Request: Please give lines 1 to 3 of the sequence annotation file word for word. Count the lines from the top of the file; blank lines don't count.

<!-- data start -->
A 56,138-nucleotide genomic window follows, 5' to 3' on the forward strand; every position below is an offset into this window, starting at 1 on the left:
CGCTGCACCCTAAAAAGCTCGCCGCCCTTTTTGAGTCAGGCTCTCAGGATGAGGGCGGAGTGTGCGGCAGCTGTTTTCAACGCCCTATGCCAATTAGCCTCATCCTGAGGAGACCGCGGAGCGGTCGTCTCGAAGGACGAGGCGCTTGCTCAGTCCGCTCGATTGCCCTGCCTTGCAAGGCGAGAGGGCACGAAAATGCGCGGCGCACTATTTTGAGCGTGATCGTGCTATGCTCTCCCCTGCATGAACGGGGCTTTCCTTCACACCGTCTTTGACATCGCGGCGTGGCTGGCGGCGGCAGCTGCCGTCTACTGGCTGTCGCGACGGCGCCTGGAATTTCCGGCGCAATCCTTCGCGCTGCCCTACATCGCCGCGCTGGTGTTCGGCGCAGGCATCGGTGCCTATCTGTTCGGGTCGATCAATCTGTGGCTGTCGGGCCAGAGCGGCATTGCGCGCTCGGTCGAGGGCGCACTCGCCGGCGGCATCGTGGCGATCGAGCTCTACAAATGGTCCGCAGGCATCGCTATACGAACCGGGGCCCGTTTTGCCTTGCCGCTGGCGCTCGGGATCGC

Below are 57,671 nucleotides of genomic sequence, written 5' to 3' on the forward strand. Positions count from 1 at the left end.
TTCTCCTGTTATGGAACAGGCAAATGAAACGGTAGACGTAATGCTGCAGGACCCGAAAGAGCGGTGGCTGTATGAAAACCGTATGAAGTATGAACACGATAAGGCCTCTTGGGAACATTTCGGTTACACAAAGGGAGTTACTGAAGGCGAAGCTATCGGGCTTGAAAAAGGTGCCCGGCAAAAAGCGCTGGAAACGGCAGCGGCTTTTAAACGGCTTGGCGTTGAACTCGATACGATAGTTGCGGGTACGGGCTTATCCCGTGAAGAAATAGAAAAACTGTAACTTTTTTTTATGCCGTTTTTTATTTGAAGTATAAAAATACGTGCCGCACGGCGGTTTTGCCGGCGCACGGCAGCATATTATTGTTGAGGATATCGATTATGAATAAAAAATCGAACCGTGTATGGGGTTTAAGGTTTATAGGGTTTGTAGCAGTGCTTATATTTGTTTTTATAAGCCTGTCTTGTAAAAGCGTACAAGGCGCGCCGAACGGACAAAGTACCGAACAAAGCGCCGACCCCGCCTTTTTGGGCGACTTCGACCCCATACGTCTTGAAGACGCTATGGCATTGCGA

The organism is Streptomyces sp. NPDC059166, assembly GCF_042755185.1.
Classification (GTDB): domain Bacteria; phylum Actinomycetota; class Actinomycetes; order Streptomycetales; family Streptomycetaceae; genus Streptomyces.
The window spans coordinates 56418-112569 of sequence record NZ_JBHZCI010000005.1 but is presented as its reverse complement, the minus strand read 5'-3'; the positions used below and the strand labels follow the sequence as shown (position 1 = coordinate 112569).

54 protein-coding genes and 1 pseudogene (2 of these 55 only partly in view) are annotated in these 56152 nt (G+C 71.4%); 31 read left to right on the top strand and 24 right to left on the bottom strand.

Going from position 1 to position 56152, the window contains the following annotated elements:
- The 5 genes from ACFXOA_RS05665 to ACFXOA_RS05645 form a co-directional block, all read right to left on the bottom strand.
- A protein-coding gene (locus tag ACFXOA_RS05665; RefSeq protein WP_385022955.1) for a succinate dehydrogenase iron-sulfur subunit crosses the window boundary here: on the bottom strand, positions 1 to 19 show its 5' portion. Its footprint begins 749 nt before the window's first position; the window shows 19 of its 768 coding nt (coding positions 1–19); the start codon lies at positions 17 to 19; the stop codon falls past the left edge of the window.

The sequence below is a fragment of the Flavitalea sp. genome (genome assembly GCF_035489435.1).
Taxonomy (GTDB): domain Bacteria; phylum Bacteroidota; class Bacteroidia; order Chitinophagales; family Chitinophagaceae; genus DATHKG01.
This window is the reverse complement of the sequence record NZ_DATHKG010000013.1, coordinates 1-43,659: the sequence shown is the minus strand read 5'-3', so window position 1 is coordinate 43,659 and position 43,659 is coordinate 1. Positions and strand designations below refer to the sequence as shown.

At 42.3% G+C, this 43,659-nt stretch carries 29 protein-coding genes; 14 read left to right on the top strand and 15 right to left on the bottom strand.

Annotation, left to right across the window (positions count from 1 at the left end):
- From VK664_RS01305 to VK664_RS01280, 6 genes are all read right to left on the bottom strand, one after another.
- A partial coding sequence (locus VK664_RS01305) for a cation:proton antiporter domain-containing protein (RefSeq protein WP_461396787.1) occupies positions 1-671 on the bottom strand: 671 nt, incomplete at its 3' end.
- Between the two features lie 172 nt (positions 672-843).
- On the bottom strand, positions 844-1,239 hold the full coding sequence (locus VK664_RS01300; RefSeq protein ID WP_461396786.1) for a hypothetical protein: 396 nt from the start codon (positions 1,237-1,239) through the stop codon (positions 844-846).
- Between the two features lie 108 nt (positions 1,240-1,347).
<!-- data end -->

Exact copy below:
A 56,138-nucleotide genomic window follows, 5' to 3' on the forward strand; every position below is an offset into this window, starting at 1 on the left:
CGCTGCACCCTAAAAAGCTCGCCGCCCTTTTTGAGTCAGGCTCTCAGGATGAGGGCGGAGTGTGCGGCAGCTGTTTTCAACGCCCTATGCCAATTAGCCTCATCCTGAGGAGACCGCGGAGCGGTCGTCTCGAAGGACGAGGCGCTTGCTCAGTCCGCTCGATTGCCCTGCCTTGCAAGGCGAGAGGGCACGAAAATGCGCGGCGCACTATTTTGAGCGTGATCGTGCTATGCTCTCCCCTGCATGAACGGGGCTTTCCTTCACACCGTCTTTGACATCGCGGCGTGGCTGGCGGCGGCAGCTGCCGTCTACTGGCTGTCGCGACGGCGCCTGGAATTTCCGGCGCAATCCTTCGCGCTGCCCTACATCGCCGCGCTGGTGTTCGGCGCAGGCATCGGTGCCTATCTGTTCGGGTCGATCAATCTGTGGCTGTCGGGCCAGAGCGGCATTGCGCGCTCGGTCGAGGGCGCACTCGCCGGCGGCATCGTGGCGATCGAGCTCTACAAATGGTCCGCAGGCATCGCTATACGAACCGGGGCCCGTTTTGCCTTGCCGCTGGCGCTCGGGATCGC

Below are 57,671 nucleotides of genomic sequence, written 5' to 3' on the forward strand. Positions count from 1 at the left end.